By Carol Yong
Until recently, I thought cappuccino was made with coffee and milk, but then I saw a picture of a tin of instant cappuccino saying Palmölfrei (palm oil-free) (see photo above).
Consumers in Europe seem to be delighted with the message.
But if this label was placed on products sold in Malaysia, the manufacturing company could well end up being charged in court. Amendments to the Trade Descriptions Act 2011, tabled and passed by the House of Representatives (the lower house) in October 2021, allow for the prosecution of those promoting an anti-palm oil message in their product description.
The amendments expand the scope of the act to prohibit “statements, expressions or indications against Malaysia’s major commodities especially palm oil such as the expression ‘no palm oil’ used in any advertisement including food labels, notices and catalogues…”.
This effectively means that discriminating against or boycotting palm oil is now a chargeable offence, following amendments to Section 5 on prohibition of false trade descriptions. The penalty is a fine of up to RM100,000 or up to three years’ imprisonment.
What prompted the haste to amend the law to allow the government to clamp down on the ‘anti-palm oil campaigns’? Was the decision driven by the industry’s powerful players and political interests?
Compare this to the allegations of rape of women workers in oil palm plantations in Malaysia, exposed by an international news agency in November 2020. Surely, these allegations merit an immediate investigation – but they hardly got the MPs’ attention.
With the shallow mindset and attitudes of many MPs, ministers and deputy ministers, can we expect empathy from them? Sadly, they are more likely to make crass comments or crack sexist jokes about rape.
To me, this is a clear case of double standards.
How the government and industry players frame palm oil issues
The government and big players in the palm oil industry often highlight that palm oil is the country’s major commodity and therefore of utmost importance to the people and economy of Malaysia. They seem willing to pursue any means to ensure growing production and demand for ‘the golden crop’
Malaysia and Indonesia filed cases with the World Trade Organization’s dispute settlement mechanism in January 2021 over the EU’s alleged discrimination against palm oil (now awaiting a date for the hearing). The cases relate to the EU’s policy on crop-based biofuels, in particular the drive to phase out palm oil by 2030 in its renewable energy directive.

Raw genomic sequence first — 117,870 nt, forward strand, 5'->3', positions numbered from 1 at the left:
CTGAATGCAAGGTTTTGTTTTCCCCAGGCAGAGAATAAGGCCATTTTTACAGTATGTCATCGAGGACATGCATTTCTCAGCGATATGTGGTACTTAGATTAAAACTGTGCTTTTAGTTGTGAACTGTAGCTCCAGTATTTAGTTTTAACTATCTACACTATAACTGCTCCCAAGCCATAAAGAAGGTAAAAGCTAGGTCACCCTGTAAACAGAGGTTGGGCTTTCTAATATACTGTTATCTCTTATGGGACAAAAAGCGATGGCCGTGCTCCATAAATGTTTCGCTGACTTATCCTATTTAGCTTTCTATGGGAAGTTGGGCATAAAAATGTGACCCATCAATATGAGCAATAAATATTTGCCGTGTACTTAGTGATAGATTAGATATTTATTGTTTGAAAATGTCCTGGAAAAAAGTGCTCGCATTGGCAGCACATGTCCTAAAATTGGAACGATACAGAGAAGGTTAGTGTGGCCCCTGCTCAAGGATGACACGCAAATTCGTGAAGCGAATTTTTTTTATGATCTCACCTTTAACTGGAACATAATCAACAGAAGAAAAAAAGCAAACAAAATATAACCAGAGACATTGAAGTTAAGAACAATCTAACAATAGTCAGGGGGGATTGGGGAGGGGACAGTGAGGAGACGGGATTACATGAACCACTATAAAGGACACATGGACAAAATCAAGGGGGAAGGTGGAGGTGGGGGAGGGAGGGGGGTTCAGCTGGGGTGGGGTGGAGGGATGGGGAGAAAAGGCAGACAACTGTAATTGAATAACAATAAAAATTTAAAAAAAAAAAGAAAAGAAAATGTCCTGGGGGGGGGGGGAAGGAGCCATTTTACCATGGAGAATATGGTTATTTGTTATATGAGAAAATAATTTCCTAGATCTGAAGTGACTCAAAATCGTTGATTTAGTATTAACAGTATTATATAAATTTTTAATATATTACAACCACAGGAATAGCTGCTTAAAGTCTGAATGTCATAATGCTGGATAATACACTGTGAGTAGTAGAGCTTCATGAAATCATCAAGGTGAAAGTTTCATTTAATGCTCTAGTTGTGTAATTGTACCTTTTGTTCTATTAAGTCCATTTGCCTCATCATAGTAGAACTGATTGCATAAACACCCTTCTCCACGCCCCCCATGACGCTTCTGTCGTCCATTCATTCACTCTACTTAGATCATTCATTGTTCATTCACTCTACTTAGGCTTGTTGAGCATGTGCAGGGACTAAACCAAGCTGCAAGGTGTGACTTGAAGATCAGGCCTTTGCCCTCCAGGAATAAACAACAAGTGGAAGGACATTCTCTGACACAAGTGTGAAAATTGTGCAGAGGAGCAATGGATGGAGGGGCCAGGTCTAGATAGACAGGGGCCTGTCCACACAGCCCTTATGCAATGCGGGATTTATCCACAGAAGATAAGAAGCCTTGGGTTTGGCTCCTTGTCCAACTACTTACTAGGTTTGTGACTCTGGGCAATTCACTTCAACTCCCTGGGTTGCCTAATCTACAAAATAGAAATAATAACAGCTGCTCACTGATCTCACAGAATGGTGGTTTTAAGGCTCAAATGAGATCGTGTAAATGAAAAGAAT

Despite the change in federal government several times since 2018, resulting in three different plantation development ministers over this period, the ministry has remained consistent, at least in ‘upholding’ the image of Malaysian palm oil. They lubricate their words with the same grease and shore up their defences of palm oil with their familiar lines of arguments.
First, they highlight the plight of the smallholders depending on oil palm as a source of income.
Second, they attempt to debunk accusations that the development of large-scale oil palm causes deforestation and that there are human rights abuses and forced labour allegations.
And third, they argue that anti-palm oil campaigns deprive Malaysia of essential export earnings, jeopardising the financing of the country’s development plans, including poverty eradication programmes.
Meanwhile, ministerial delegations comprising Malaysian experts and industry players continue to fly to Europe to talk to the European commissioners, European MPs and ambassadors of palm oil nations in Brussels as well as major industry players such as food conglomerates and renewable energy users in some European capitals. Virtual meetings have become the norm because of the pandemic.
There is a strong zeal to counter anti-palm oil sentiments throughout European countries and to seek opportunities to collaborate with European industry in support of palm oil.
As a result, millions of ringgit in budget allocations have been spent over the years in addressing the anti-palm oil campaign at the international level rather than allocating the money for the betterment of the country’s ordinary people such as support for small farmers, fisherfolk and other vulnerable groups. Resources could have also been used to increase land for food production, ensure food security and promote wider domestic use of palm oil.
The Ministry of Plantation Industries and Commodities has a RM20m allocation for 2022. Like her predecessors, the ‘new’ minister wants her ministry to “take a new approach” to ensure success in countering the worldwide anti-palm oil sentiments.
As I wrote previously, while there is much ongoing dispute and concern about palm oil between Europe and Malaysia, we need to be alert about the politics and trading relationship interests on both sides. Don’t we know that new rules on climate and energy proposals, forest strategy and so on could be negotiated and agreed through the ‘backdoor’ or by greenwashing an industry (such as large palm oil development, aviation and transport, and other investments) – all this to serve the interests of the influential and elite members of political, business and financial institutions, whether in Europe or Malaysia.
Carol Yong is an Aliran reader who occasionally writes when inspired